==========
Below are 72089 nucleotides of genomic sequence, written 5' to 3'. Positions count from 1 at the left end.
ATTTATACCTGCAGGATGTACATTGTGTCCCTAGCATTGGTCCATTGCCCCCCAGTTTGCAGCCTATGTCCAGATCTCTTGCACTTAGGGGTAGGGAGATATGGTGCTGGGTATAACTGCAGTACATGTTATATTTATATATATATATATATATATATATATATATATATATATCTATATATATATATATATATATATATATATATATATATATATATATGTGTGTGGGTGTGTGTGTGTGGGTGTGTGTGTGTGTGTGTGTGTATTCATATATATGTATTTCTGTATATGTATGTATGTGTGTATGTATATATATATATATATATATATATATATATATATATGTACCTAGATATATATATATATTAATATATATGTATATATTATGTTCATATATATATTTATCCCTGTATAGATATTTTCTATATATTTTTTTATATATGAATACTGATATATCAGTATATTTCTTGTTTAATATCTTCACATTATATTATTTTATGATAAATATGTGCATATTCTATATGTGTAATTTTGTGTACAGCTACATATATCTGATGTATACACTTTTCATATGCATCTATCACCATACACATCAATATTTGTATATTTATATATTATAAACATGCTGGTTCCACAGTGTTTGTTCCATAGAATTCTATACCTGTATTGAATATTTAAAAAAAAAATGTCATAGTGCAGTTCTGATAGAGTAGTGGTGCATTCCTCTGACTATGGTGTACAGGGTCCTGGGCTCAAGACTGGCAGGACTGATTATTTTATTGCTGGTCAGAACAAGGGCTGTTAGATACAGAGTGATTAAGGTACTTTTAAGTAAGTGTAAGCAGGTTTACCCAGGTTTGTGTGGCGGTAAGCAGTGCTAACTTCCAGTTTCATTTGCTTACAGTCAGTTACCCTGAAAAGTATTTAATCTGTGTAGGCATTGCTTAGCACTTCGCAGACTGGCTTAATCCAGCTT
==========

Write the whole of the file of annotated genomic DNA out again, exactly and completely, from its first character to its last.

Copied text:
Below are 72089 nucleotides of genomic sequence, written 5' to 3'. Positions count from 1 at the left end.
ATTTATACCTGCAGGATGTACATTGTGTCCCTAGCATTGGTCCATTGCCCCCCAGTTTGCAGCCTATGTCCAGATCTCTTGCACTTAGGGGTAGGGAGATATGGTGCTGGGTATAACTGCAGTACATGTTATATTTATATATATATATATATATATATATATATATATATATATCTATATATATATATATATATATATATATATATATATATATATATATGTGTGTGGGTGTGTGTGTGTGGGTGTGTGTGTGTGTGTGTGTGTATTCATATATATGTATTTCTGTATATGTATGTATGTGTGTATGTATATATATATATATATATATATATATATATATATATGTACCTAGATATATATATATATTAATATATATGTATATATTATGTTCATATATATATTTATCCCTGTATAGATATTTTCTATATATTTTTTTATATATGAATACTGATATATCAGTATATTTCTTGTTTAATATCTTCACATTATATTATTTTATGATAAATATGTGCATATTCTATATGTGTAATTTTGTGTACAGCTACATATATCTGATGTATACACTTTTCATATGCATCTATCACCATACACATCAATATTTGTATATTTATATATTATAAACATGCTGGTTCCACAGTGTTTGTTCCATAGAATTCTATACCTGTATTGAATATTTAAAAAAAAAATGTCATAGTGCAGTTCTGATAGAGTAGTGGTGCATTCCTCTGACTATGGTGTACAGGGTCCTGGGCTCAAGACTGGCAGGACTGATTATTTTATTGCTGGTCAGAACAAGGGCTGTTAGATACAGAGTGATTAAGGTACTTTTAAGTAAGTGTAAGCAGGTTTACCCAGGTTTGTGTGGCGGTAAGCAGTGCTAACTTCCAGTTTCATTTGCTTACAGTCAGTTACCCTGAAAAGTATTTAATCTGTGTAGGCATTGCTTAGCACTTCGCAGACTGGCTTAATCCAGCTT